Original Date: 04/26/1999
Revision Date: 01/18/2007
Best Practice : New Technology Transfer Program
Technology transfer has always been a major thrust for the NASA Centers. In the past, Marshall Space Flight Center (MSFC) focused its technology transfer resources on assisting industry and small businesses, whereby NASA field agents located industry problems and provided companies with up to 40 hours of free technical assistance. However, such services eventually put a strain on MSFC’s resources and detracted from the Center’s primary mission focus areas. Inadequate resources were applied to technology development and deployment partnerships, intellectual property management, patent licensing, technology transfer education and outreach, and success story case studies. To better meet the needs of internal and external customers, MSFC restructured its technology transfer program in 1997.
The structure of the New Technology Transfer program was changed from a hierarchical, stovepipe framework with little communication/interaction among units to a flat organization with an integrated, cross-trained team. In addition, the Center shifted its primary focus away from gratuitous extension services and set up eight interdependent mission areas: Technology Development; Small Business Programs; New Technology Reporting; Facilities Commercializations; Technology and Software Commercialization; Technology Deployment Partnerships; National, Regional, and Local Strategic Alliances; and Technology Education and Outreach Projects for Economic Development. These areas provide MSFC with a more cost-effective, balanced portfolio of quality products and services. New objectives were identified to help U.S. industry become more globally competitive, specifically through national goals for the civilian space program and responsibilities associated with transferring NASA technology. Under this new approach, MSFC applied business principles to government technology transfer processes to gain efficiencies, improve performance, and align with mission requirements. The infusion of this strategy into NASA’s traditional technology transfer mechanisms revitalized the overall program. As a result, numerous methods and agreements now exist for transferring NASA technology to the private sector: Research and Development Agreements Arrangement between NASA and private companies, whereby the expenses associated with NASA facilities, personnel, equipment, technology, and/or capabilities are fully reimbursable, partially reimbursable, or non-reimbursable by the private companies.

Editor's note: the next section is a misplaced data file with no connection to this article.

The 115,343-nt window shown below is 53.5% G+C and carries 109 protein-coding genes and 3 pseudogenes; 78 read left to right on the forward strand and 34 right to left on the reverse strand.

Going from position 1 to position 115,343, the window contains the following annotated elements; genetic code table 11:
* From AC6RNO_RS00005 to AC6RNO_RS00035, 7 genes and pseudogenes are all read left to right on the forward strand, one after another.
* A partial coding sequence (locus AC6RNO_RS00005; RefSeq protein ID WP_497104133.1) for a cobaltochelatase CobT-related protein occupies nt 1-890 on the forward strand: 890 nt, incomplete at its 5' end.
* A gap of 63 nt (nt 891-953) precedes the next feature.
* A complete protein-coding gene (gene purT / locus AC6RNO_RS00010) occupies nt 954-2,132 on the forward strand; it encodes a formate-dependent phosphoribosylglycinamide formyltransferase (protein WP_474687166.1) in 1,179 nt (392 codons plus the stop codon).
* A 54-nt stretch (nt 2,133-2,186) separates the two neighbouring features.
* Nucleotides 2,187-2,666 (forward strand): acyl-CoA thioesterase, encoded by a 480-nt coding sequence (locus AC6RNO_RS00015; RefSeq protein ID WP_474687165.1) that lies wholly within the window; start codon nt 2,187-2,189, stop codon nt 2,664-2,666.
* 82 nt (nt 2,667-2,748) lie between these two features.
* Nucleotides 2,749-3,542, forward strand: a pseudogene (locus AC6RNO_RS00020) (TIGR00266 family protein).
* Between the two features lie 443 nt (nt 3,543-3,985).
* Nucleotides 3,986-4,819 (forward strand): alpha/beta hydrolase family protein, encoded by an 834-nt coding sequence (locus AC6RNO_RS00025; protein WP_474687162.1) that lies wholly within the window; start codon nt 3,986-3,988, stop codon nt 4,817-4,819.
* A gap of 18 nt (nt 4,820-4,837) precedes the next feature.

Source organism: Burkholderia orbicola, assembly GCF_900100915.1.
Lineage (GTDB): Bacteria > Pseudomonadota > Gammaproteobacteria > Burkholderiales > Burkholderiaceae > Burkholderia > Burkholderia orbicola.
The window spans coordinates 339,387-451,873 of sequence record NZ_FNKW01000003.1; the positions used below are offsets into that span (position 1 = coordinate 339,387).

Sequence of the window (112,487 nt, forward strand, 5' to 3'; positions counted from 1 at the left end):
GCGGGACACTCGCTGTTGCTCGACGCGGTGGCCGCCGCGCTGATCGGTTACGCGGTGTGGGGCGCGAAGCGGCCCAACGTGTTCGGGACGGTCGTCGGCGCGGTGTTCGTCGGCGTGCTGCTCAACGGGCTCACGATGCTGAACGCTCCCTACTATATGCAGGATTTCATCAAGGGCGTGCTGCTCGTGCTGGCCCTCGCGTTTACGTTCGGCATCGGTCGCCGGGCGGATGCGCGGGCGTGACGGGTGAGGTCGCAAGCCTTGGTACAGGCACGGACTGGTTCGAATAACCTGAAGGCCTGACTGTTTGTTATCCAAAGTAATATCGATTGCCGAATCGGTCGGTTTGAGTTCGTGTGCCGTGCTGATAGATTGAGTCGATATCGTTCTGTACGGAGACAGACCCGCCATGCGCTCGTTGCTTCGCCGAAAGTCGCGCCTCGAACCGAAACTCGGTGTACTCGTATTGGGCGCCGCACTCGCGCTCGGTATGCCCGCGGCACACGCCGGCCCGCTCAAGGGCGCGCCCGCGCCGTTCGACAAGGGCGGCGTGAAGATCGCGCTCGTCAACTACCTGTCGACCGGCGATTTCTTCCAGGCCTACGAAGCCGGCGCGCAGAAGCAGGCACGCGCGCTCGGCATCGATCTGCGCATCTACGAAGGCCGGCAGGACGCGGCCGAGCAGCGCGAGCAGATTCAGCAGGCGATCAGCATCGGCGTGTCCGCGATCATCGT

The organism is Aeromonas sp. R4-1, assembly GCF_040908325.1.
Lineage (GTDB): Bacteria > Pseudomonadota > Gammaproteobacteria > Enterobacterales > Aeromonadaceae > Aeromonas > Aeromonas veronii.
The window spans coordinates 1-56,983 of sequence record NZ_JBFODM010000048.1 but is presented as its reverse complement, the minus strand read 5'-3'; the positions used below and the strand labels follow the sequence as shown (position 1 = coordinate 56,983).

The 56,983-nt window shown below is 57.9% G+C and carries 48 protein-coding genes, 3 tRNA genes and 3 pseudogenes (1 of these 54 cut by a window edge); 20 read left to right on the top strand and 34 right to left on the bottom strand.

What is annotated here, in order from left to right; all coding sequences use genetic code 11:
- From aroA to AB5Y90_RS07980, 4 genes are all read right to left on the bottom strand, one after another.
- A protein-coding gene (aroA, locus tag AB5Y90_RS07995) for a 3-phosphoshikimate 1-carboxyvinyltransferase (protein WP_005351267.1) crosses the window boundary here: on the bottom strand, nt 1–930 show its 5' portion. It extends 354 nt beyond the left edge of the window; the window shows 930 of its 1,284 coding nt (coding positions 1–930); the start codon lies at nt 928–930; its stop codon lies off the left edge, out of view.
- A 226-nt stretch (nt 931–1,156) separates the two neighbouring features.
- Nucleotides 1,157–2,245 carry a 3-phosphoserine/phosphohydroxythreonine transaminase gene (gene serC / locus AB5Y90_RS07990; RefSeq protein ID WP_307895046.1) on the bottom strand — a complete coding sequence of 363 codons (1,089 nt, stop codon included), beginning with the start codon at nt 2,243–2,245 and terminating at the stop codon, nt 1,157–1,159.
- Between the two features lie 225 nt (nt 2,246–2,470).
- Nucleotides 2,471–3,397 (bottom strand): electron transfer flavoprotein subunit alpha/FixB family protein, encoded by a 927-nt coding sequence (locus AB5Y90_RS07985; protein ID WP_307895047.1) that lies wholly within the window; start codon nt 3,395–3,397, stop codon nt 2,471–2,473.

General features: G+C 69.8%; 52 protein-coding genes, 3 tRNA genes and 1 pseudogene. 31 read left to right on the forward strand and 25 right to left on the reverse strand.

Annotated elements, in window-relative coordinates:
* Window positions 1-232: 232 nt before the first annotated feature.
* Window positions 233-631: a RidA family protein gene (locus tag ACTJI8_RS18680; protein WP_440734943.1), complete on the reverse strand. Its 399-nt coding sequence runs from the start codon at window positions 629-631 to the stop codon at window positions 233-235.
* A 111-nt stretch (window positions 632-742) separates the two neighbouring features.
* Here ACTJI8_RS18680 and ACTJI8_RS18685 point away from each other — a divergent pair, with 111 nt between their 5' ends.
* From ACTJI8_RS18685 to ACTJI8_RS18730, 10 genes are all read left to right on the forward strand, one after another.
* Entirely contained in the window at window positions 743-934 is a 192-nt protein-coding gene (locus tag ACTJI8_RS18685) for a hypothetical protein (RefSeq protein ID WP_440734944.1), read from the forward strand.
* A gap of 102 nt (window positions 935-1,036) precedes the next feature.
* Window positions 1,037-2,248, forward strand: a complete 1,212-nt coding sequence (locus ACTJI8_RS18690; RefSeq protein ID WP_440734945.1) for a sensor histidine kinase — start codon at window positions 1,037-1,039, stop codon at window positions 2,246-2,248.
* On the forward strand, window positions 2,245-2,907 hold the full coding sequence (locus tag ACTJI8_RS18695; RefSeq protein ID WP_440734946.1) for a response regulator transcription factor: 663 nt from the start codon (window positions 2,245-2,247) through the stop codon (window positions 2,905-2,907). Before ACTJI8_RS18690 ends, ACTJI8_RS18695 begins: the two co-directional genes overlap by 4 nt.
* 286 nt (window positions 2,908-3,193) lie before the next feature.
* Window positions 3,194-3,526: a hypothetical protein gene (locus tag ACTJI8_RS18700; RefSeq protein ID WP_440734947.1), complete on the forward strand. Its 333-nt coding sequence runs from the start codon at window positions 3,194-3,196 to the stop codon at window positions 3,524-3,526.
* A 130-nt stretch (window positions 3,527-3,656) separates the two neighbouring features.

Joint Research Agreements Arrangement that is jointly funded and undertaken by NASA and one or more private sector companies.
Small Business Innovation Research Program and Small Business Technology Transfer Contracts Programs designed to benefit small and disadvantaged businesses.
Cooperative Agreements, Grants, and Contracts Methods used to stimulate technology development and commercialization. Many NASA technologies are available for licensing with flexible agreements and mutually beneficial exclusive and non-exclusive arrangements.
NASA uses various publications to highlight its technology transfer opportunities and success stories. NASA Tech Briefs is a monthly magazine that features technical articles on emerging technologies from the NASA Centers. This magazine is published electronically (http://www.nasatech.com) and in hard copy. Aerospace Technology is a bi- monthly news summary on how NASA technology is being applied, and covers the intricacies of actual technology transfer. This news summary is accessible at http://www.nctn.hq.nasa.gov. NASA Spinoffs is an annual compilation of success stories of NASA technology being applied to improve medical, environmental, manufacturing, construction, transportation, safety, consumer, and computer products. This publication is available electronically (http://www.sti.nasa.gov/tto) and in hard copy. Users who visit the website will find a searchable database for browsing technology transfer case studies. Additional information can be obtained directly from the MSFC Technology Transfer Office by visiting its website (http://www.nasasolutions.com) or by contacting the office at (256) 544-6700.
Since implementing its new approach to technology transfer, MSFC has compiled success stories in all eight mission areas and achieved greater customer satisfaction, both internally and externally. Technology transfer now operates across all mission areas interactively and synergistically. During the past year, the number of patent licenses increased by 108% and the number of partnerships increased by 67%. The entire effort is contributing directly to U.S. national objectives for developing and commercializing space technology.
For more information see the
Point of Contact for this survey.